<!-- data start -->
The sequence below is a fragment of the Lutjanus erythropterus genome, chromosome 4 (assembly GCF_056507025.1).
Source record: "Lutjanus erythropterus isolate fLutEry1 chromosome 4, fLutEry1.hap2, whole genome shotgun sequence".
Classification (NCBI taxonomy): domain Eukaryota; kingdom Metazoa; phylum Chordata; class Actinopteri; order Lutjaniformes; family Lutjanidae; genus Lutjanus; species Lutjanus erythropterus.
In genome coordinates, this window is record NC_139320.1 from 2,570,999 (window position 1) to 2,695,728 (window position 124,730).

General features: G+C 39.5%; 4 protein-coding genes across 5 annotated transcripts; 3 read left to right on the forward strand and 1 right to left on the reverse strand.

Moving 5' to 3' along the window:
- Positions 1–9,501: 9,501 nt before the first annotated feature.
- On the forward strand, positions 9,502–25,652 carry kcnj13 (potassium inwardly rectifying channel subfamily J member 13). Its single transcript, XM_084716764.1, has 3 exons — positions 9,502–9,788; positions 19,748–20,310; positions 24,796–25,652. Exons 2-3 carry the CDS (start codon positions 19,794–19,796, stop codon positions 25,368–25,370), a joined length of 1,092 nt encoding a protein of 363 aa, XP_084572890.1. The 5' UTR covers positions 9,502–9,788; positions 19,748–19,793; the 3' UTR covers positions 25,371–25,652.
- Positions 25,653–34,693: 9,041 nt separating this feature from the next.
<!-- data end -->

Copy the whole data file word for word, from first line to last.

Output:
The sequence below is a fragment of the Lutjanus erythropterus genome, chromosome 4 (assembly GCF_056507025.1).
Source record: "Lutjanus erythropterus isolate fLutEry1 chromosome 4, fLutEry1.hap2, whole genome shotgun sequence".
Classification (NCBI taxonomy): domain Eukaryota; kingdom Metazoa; phylum Chordata; class Actinopteri; order Lutjaniformes; family Lutjanidae; genus Lutjanus; species Lutjanus erythropterus.
In genome coordinates, this window is record NC_139320.1 from 2,570,999 (window position 1) to 2,695,728 (window position 124,730).

General features: G+C 39.5%; 4 protein-coding genes across 5 annotated transcripts; 3 read left to right on the forward strand and 1 right to left on the reverse strand.

Moving 5' to 3' along the window:
- Positions 1–9,501: 9,501 nt before the first annotated feature.
- On the forward strand, positions 9,502–25,652 carry kcnj13 (potassium inwardly rectifying channel subfamily J member 13). Its single transcript, XM_084716764.1, has 3 exons — positions 9,502–9,788; positions 19,748–20,310; positions 24,796–25,652. Exons 2-3 carry the CDS (start codon positions 19,794–19,796, stop codon positions 25,368–25,370), a joined length of 1,092 nt encoding a protein of 363 aa, XP_084572890.1. The 5' UTR covers positions 9,502–9,788; positions 19,748–19,793; the 3' UTR covers positions 25,371–25,652.
- Positions 25,653–34,693: 9,041 nt separating this feature from the next.